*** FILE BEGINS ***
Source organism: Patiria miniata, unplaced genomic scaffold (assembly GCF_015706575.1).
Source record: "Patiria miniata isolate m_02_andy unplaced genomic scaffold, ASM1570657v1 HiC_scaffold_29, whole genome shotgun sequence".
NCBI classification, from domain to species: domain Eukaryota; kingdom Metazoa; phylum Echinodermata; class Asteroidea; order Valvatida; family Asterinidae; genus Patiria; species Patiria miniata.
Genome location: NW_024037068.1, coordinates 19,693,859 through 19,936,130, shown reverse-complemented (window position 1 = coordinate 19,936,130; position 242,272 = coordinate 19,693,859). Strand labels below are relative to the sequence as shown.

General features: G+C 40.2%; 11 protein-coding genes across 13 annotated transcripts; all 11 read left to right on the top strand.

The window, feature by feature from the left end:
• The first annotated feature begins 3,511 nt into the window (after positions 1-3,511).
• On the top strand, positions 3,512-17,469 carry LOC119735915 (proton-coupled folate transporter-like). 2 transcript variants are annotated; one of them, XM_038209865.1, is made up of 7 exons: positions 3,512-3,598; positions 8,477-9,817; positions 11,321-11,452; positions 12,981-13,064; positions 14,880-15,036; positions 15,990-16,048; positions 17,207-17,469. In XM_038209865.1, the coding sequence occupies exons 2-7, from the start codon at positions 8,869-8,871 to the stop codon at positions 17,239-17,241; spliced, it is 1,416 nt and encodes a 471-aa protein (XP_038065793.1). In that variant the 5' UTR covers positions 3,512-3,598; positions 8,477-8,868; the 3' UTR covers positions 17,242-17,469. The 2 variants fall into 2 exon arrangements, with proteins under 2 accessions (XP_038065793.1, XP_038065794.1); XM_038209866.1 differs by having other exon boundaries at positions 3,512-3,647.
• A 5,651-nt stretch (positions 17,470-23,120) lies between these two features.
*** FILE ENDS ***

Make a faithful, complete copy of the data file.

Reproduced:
Source organism: Patiria miniata, unplaced genomic scaffold (assembly GCF_015706575.1).
Source record: "Patiria miniata isolate m_02_andy unplaced genomic scaffold, ASM1570657v1 HiC_scaffold_29, whole genome shotgun sequence".
NCBI classification, from domain to species: domain Eukaryota; kingdom Metazoa; phylum Echinodermata; class Asteroidea; order Valvatida; family Asterinidae; genus Patiria; species Patiria miniata.
Genome location: NW_024037068.1, coordinates 19,693,859 through 19,936,130, shown reverse-complemented (window position 1 = coordinate 19,936,130; position 242,272 = coordinate 19,693,859). Strand labels below are relative to the sequence as shown.

General features: G+C 40.2%; 11 protein-coding genes across 13 annotated transcripts; all 11 read left to right on the top strand.

The window, feature by feature from the left end:
• The first annotated feature begins 3,511 nt into the window (after positions 1-3,511).
• On the top strand, positions 3,512-17,469 carry LOC119735915 (proton-coupled folate transporter-like). 2 transcript variants are annotated; one of them, XM_038209865.1, is made up of 7 exons: positions 3,512-3,598; positions 8,477-9,817; positions 11,321-11,452; positions 12,981-13,064; positions 14,880-15,036; positions 15,990-16,048; positions 17,207-17,469. In XM_038209865.1, the coding sequence occupies exons 2-7, from the start codon at positions 8,869-8,871 to the stop codon at positions 17,239-17,241; spliced, it is 1,416 nt and encodes a 471-aa protein (XP_038065793.1). In that variant the 5' UTR covers positions 3,512-3,598; positions 8,477-8,868; the 3' UTR covers positions 17,242-17,469. The 2 variants fall into 2 exon arrangements, with proteins under 2 accessions (XP_038065793.1, XP_038065794.1); XM_038209866.1 differs by having other exon boundaries at positions 3,512-3,647.
• A 5,651-nt stretch (positions 17,470-23,120) lies between these two features.